Mr. D’Arcy expects to be able to open his new theater to the public on or about February 1.

Kalamazoo Gazette, 7 December 1911, p.11

“For several days past a gang of workmen in the employ of the Chicago Decorating company has been engaged in tearing out the interior of the D’Arcy jewelry store at 128 West Main street preparatory to remodeling the large storeroom into a beautiful little theater devoted to motion pictures and illustrated songs.

In dimensions the room is 24 x 80 feet and in transforming it into a place devoted exclusively to the entertainment of the public Mr. D’Arcy states that he will expend $5,000. The seating capacity will be 297 and the seats which have been purchased for it are as fine as those in any theater in the state. They are made after a special design, cost nearly $5 each or about $1,500 altogether, and are know as the auto cushion chair — full springs edge, covered with genuine goatskin leather and finished in mahogany and gold.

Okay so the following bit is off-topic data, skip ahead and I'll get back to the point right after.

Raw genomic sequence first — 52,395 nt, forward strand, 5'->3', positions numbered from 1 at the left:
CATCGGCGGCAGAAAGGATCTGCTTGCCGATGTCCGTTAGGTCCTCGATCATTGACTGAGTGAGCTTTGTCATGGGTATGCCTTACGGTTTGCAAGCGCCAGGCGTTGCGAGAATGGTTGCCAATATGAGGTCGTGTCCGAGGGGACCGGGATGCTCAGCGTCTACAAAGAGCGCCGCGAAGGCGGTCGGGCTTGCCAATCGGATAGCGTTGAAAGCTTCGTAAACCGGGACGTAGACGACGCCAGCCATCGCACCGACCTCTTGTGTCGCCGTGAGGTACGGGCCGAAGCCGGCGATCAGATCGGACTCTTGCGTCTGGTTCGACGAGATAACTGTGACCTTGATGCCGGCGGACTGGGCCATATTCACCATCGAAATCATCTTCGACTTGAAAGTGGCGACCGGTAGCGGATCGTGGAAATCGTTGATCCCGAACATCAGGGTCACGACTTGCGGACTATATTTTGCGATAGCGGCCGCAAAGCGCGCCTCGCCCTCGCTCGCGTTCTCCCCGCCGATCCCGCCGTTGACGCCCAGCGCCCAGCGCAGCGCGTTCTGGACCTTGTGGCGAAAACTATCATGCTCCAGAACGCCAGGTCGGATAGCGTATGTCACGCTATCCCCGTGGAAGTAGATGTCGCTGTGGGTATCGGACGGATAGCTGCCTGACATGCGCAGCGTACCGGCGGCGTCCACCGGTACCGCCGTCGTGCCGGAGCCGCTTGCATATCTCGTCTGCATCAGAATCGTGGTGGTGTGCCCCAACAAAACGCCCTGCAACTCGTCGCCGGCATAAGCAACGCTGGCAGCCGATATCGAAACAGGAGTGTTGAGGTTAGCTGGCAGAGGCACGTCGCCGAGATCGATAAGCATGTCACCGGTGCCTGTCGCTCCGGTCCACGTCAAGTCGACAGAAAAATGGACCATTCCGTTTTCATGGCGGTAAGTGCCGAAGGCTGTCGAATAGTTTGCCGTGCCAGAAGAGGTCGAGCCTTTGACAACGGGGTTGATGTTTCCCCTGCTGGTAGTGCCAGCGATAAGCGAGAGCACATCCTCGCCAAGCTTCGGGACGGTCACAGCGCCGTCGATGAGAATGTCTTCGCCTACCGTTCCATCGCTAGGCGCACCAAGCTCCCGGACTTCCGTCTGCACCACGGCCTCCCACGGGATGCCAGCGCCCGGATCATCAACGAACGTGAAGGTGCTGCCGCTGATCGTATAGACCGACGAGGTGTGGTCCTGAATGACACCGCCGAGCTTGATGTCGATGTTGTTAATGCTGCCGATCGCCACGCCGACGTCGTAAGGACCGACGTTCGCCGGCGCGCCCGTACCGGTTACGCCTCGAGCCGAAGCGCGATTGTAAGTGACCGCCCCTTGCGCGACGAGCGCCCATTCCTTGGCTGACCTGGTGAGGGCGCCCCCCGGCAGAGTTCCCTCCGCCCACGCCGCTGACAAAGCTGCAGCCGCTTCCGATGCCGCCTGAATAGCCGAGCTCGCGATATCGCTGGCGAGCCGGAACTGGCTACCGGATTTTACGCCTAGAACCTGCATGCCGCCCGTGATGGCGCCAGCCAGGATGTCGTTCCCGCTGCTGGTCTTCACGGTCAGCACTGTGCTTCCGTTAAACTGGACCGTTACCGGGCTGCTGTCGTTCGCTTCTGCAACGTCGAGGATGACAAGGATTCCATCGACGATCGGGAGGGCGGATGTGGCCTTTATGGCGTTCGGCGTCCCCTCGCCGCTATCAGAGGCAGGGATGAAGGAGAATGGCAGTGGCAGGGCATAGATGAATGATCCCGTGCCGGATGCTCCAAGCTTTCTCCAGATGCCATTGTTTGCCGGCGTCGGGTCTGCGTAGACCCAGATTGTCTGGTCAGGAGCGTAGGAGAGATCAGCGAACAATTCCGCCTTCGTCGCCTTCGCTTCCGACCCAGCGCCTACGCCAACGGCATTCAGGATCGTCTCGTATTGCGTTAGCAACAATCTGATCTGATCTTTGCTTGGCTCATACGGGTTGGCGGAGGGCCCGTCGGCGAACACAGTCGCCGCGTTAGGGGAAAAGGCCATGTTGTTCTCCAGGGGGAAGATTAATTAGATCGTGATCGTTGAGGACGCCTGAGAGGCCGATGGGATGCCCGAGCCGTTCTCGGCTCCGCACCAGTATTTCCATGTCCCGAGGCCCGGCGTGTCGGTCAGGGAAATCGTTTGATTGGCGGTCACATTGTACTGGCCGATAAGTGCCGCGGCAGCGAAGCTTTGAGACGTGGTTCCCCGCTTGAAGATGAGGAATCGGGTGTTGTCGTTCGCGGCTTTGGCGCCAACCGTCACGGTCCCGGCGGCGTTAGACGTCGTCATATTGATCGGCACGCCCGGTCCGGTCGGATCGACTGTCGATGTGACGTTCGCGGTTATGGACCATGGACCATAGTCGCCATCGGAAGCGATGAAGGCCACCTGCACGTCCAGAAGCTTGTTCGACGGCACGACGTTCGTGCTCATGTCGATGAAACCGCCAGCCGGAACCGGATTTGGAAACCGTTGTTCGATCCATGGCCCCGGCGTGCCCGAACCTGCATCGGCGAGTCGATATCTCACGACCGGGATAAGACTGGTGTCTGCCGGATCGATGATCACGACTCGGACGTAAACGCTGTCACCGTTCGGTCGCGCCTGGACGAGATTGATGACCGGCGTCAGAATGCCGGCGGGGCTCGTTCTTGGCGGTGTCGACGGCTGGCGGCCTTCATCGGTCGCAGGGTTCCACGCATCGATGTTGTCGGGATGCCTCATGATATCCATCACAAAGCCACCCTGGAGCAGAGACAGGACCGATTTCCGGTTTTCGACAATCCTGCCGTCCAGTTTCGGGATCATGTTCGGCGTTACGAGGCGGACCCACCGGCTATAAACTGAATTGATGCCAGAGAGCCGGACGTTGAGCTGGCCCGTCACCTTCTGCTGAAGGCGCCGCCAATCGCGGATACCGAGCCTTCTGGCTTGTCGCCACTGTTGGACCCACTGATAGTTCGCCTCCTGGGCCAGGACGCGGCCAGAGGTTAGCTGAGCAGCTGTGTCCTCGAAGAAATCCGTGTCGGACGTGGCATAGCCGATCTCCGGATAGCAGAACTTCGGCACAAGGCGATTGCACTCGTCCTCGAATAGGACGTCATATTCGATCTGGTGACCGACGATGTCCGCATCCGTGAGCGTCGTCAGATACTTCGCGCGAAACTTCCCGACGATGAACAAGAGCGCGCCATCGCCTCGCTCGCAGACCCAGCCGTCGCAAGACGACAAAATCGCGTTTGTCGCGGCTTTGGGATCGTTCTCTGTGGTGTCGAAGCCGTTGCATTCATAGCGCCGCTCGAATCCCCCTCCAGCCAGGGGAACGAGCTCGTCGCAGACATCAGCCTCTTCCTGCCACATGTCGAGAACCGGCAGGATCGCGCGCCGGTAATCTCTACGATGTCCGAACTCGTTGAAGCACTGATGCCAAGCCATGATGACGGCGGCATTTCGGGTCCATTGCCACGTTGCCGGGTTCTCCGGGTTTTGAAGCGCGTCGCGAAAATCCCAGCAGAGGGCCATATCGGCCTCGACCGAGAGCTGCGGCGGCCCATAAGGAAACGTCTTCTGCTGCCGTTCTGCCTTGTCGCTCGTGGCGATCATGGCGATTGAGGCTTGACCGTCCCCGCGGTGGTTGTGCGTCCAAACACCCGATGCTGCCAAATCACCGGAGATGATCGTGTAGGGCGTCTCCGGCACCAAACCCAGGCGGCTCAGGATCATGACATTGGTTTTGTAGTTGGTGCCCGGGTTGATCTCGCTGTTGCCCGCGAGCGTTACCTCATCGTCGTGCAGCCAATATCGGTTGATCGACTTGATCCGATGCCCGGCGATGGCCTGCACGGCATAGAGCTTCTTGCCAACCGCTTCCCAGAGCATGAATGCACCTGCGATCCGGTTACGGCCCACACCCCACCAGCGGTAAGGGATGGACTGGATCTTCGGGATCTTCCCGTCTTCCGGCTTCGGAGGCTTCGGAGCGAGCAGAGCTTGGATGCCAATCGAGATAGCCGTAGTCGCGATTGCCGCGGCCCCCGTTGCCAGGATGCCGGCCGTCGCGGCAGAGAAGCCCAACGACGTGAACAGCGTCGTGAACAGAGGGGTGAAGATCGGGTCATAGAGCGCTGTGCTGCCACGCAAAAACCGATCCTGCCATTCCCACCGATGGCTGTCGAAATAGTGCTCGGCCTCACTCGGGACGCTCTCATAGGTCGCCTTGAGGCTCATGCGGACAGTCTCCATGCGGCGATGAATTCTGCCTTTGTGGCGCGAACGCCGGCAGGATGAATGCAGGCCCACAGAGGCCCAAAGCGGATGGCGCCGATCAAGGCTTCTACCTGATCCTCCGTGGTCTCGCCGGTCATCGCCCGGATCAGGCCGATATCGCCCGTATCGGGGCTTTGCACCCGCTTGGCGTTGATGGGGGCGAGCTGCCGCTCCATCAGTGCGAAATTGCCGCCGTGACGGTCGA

The color scheme of the interior will be ivory and gold, with marble pilasters running to the ceiling along the side walls. Embossed designs will be employed in decorating, the figures being artistic and harmonizing with the general decorative scheme. At each side of the stage will be a large ivory figure, the effect being striking and beautiful.

The ceiling will be of steel, thickly studded with electric light, the wiring for which and the front has cost more than $500. Particular attention will be paid to the illumination of the theater, the general effect being soft and pleasing to the eye. Other trimmings of plush and stain with carpets of special design will complete the interior decorations.